By Linda K. Laffey, MFT

We know more about anxiety today than ever before.  Researchers have diligently striven to make progress in many scientific and psychological fields alike.  Yet, there’s still so much to learn.  For example, scientific studies have helped identify many of the causes and triggers for anxiety disorders.

Professionals continue to research one question related to the link between anxiety and genetics:  Is anxiety a genetic disorder?

Common External Causes of Anxiety

Everyone gets nervous, tense or edgy at times.  It is an inevitable part of the human condition.  Anxiety disorders, however, are diagnosable conditions well beyond normal nervousness.  Across the wide spectrum of anxiety disorders—panic disorders, social anxiety, PTSD, OCD, etc.—the following factors can play a role:

  • Situational stress related to personal relationships, school, work, finances, emotional trauma, health problems, etc.
  • Use of recreational or illicit drugs.
  • Side effects of medication.
  • Medical illness symptoms.

This seemingly brief list contains multitudes.  There are many nuances at play.  Anxiety increases when any of these triggers double up or overlap.

But what happens when external factors blend with “internal” factors?

Genetic vs. Hereditary

Before any discussion of genetic health issues can happen, it is essential to clarify what that does not mean.  A condition can be genetic without being hereditary.  Parents pass hereditary illnesses to their children and descendants.

“Genetic,” on the other hand, refers to a change in an organism’s genome. In these cases, the biological change predisposes a person to disease. Whether or not they present with that condition depends on countless external factors.

We can inherit traits like eye color, for example.  When it comes to many medical conditions, our genes do not fully determine our outcomes—and that is good news.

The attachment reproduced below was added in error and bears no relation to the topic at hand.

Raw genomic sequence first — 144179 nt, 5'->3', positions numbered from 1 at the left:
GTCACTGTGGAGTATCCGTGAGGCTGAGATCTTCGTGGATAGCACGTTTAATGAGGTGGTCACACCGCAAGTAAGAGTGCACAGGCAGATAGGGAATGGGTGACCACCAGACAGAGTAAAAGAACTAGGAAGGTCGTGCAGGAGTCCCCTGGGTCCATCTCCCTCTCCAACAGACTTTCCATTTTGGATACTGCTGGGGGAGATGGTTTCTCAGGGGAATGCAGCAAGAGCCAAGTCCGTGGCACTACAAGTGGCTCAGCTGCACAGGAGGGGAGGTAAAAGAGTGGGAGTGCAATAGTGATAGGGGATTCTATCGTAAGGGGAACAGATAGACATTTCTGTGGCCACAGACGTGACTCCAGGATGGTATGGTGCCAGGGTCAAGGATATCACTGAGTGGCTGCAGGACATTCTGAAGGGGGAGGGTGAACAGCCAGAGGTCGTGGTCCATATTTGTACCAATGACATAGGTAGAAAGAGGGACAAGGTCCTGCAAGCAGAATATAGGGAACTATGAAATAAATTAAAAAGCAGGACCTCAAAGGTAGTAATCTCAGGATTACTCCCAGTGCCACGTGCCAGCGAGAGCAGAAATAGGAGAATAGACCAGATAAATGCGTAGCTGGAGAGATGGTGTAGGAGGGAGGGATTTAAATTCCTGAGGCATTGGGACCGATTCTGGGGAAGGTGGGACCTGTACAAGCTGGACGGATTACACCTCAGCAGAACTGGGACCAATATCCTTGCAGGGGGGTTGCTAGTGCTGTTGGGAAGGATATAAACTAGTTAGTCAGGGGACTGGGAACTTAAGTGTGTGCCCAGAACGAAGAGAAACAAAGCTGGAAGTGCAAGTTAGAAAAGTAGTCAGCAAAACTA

Anxiety as a Genetic Disorder

Researchers are hard at work on this subject.  In the meantime, we can depend on plenty of scientific-based information.

For example, anxiety disorders are not passed down from generation to generation as a hereditary trait.  Even when we can directly trace anxiety symptoms through our family tree, there are so many factors to consider.

One major player is the cultural tendencies of a family.  What some consider as “passing down” turn out to be behaviors, patterns, and perceptions that have the power to foster anxiety disorders.

Therefore, regardless of your genome, you may be at a higher risk for anxiety.  When combining cultural factors with a genetic predisposition, the risk becomes even greater.

Real-Life Example

Many children present with an anxious temperament.  The causes may fall into the external list above, e.g. a child may come from a high-stress home.

At the same time, the anxious child may have inherited a tendency towards such behavior.  Thirdly, we have the family dynamics mentioned above. Maybe an older sibling bullies the younger child and/or picks on them.

None of these factors alone create an anxiety disorder diagnosis, and yet, the child is certainly at a higher risk.

As researchers discover more, perhaps anxiety-related genes will be isolated.  In the meantime, it remains crucial for health care practitioners to understand and address external factors and inherited tendencies alike as major risk factors.

When to Seek Help

Understandably, some may find comfort in genetic causes.  We can relieve guilt by recognizing that we didn’t do anything “wrong” to cause a condition. Also, a genetic cause may be easier to treat with a targeted medication. That said, lots more work must be done before this is standard practice.

What we definitely know now is that anxiety is increasingly common and can be triggered by identifiable factors.  We also know a lot about addressing these disorders, and therapy looms large in that realm.  The causes of anxiety may vary, but seeking help remains an important first step.

 Take the first step…

If you struggle with anxiety, and you’re ready to begin resolving those issues, I would like to help.

Please contact me via phone or email so we can discuss how we might work together to achieve your therapeutic goals as quickly and effectively as possible.

I look forward to hearing from you.

Linda K. Laffey, MFT